LETHBRIDGE - In a brief statement, the University of Lethbridge has confirmed that Dr. Anthony Hall will be retiring from the U of L in the fall and will not be teaching any classes during the 2018 academic semester.
The statement comes after B’nai Brith Canada complained to the University, after it says Hall was listed as teaching courses on the university website this fall.
Hall was suspended without pay in October 2016, following comments he made in online articles and videos suggesting there Israeli and U.S. Jews staged the 9/11 attacks and that the events of the Holocaust should be up for debate.
At the time, the university said its board of governors reviewed whether a complaint was warranted and justifiable.
"From the findings of that assessment, the board has decided to proceed with a complaint to the Alberta Human Rights Commission against Dr. Hall for publishing statements, alone and in collaboration with others, that could be considered hateful, contemptuous and discriminatory," it said in a statement.
Separately, the U of L was also reviewing complaints made against Hall by members of the university community. There is no word on the outcome of those complaints. According to the statement issued Wednesday (Aug. 8), “as this is a human resources matter, no additional comments will be made.”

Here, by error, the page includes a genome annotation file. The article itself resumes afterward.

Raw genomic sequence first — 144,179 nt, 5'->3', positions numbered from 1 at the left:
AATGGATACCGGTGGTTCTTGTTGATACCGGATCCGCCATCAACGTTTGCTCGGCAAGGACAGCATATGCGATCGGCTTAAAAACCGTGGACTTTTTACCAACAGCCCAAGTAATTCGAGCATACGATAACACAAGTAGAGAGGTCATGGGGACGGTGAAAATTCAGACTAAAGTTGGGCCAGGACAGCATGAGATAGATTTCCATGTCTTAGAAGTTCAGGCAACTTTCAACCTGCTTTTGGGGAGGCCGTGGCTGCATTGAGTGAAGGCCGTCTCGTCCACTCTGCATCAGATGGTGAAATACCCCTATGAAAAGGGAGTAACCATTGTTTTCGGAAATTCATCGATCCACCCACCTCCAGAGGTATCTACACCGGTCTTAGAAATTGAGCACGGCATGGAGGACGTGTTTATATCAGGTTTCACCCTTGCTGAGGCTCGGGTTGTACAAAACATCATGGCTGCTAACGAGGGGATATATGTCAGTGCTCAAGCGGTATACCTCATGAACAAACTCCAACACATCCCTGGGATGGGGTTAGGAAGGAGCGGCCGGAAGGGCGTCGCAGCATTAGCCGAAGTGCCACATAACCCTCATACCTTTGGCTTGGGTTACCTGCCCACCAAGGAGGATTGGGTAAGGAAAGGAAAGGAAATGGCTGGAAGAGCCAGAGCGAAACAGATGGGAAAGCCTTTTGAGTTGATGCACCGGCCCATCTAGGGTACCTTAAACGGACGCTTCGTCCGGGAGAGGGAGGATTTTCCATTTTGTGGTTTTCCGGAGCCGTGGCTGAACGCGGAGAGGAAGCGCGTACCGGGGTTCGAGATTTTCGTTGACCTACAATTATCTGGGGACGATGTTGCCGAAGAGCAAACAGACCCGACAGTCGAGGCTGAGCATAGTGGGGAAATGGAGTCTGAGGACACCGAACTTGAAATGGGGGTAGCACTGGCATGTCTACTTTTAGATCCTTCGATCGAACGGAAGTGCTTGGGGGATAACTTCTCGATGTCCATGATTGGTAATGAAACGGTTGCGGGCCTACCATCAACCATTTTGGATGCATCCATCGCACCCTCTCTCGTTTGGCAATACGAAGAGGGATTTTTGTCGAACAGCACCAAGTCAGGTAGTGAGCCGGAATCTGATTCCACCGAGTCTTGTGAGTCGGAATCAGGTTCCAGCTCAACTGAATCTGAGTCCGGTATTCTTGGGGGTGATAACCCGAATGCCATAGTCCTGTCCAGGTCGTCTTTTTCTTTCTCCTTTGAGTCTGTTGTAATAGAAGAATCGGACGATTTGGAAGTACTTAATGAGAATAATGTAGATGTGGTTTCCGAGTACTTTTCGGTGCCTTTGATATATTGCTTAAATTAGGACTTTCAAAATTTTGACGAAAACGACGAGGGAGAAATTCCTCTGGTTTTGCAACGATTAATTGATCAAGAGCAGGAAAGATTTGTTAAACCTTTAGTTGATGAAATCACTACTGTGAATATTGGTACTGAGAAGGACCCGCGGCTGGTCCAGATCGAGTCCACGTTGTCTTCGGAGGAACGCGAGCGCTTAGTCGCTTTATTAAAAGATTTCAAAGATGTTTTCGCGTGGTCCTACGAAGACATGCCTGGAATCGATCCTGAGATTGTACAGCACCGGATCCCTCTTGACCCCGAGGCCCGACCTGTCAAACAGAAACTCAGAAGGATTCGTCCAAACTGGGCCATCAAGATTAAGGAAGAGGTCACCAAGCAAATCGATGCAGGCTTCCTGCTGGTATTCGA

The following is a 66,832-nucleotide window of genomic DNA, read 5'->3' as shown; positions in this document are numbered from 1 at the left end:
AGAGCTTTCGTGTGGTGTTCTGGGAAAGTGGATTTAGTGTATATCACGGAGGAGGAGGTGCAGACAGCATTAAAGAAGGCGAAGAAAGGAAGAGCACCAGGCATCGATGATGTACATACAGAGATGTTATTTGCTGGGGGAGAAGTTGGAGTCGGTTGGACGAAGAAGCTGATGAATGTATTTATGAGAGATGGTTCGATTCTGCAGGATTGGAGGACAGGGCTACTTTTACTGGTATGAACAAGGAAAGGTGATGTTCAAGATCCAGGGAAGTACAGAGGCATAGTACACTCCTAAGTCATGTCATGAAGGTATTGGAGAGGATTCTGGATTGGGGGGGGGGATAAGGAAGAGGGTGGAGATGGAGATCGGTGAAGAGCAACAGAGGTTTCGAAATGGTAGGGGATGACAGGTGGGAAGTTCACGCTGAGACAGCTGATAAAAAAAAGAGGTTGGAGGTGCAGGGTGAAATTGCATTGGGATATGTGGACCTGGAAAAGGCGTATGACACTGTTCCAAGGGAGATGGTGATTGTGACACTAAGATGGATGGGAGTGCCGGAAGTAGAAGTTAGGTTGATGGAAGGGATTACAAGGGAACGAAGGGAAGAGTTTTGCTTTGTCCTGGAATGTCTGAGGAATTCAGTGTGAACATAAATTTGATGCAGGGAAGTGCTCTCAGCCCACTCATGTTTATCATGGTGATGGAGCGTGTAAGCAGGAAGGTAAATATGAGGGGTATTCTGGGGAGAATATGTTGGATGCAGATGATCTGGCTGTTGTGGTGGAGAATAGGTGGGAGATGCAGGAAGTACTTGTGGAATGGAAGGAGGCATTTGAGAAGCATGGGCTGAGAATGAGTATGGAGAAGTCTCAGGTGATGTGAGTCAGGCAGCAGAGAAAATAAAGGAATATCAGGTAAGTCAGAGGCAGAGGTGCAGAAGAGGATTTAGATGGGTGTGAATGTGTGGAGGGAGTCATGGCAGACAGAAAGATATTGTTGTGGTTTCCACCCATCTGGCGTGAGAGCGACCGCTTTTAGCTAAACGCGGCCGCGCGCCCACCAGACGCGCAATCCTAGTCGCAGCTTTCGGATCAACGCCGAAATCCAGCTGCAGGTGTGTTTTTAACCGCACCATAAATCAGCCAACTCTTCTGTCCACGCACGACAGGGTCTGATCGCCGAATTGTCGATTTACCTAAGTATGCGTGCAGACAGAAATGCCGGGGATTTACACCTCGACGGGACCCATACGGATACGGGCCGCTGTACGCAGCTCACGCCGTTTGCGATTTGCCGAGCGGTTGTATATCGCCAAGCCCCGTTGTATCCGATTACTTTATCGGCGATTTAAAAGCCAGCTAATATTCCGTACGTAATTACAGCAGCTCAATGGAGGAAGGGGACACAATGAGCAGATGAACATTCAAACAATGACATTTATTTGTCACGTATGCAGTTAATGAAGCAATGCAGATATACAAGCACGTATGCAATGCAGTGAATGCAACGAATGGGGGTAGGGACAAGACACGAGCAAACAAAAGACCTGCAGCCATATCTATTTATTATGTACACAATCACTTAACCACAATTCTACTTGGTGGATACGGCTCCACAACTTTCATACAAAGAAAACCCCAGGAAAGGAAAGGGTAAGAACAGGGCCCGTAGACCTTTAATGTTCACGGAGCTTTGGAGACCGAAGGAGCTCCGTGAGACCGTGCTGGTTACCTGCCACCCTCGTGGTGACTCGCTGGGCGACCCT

Hall, a tenured professor who taught Native American Studies, Liberal Education and Globalization for more than two decades, had his pay reinstated in October 2017 following an agreement between the University and the Faculty Association.
However, pending the outcome of the Human Right’s Commission investigation, he was not to teach or supervise students, conduct research in the name of the university, use his affiliation with the university or set foot on campus.
According to B’nai Brith Canada, in late July, the organization discovered the Hall was scheduled to teach two courses on the U of L’s website including “Capital, Culture and Globalization,” and “Globalization and Education,” despite assurances from University officials that he would remain barred from the classroom.
B’nai Brith now says the courses have been removed.
Spokesperson Marty York tells LNN that they're hoping in the future, neither the University, nor the Government of Alberta will expose students to anti-Jewish propaganda.
"We hope that we aren't going to see any professor teaching this type of hatred again. Not only in Alberta of course, but throughout Canada. We're praying that we don't see this, that we don't have to deal with this again."
As for whether the timing between the complaint and Hall's retirement? York says he's not sure what exactly happened.
"It certainly wouldn't surprise us here at B'nai Brith Canada if our information and our complaints have had something to do with a retirement."
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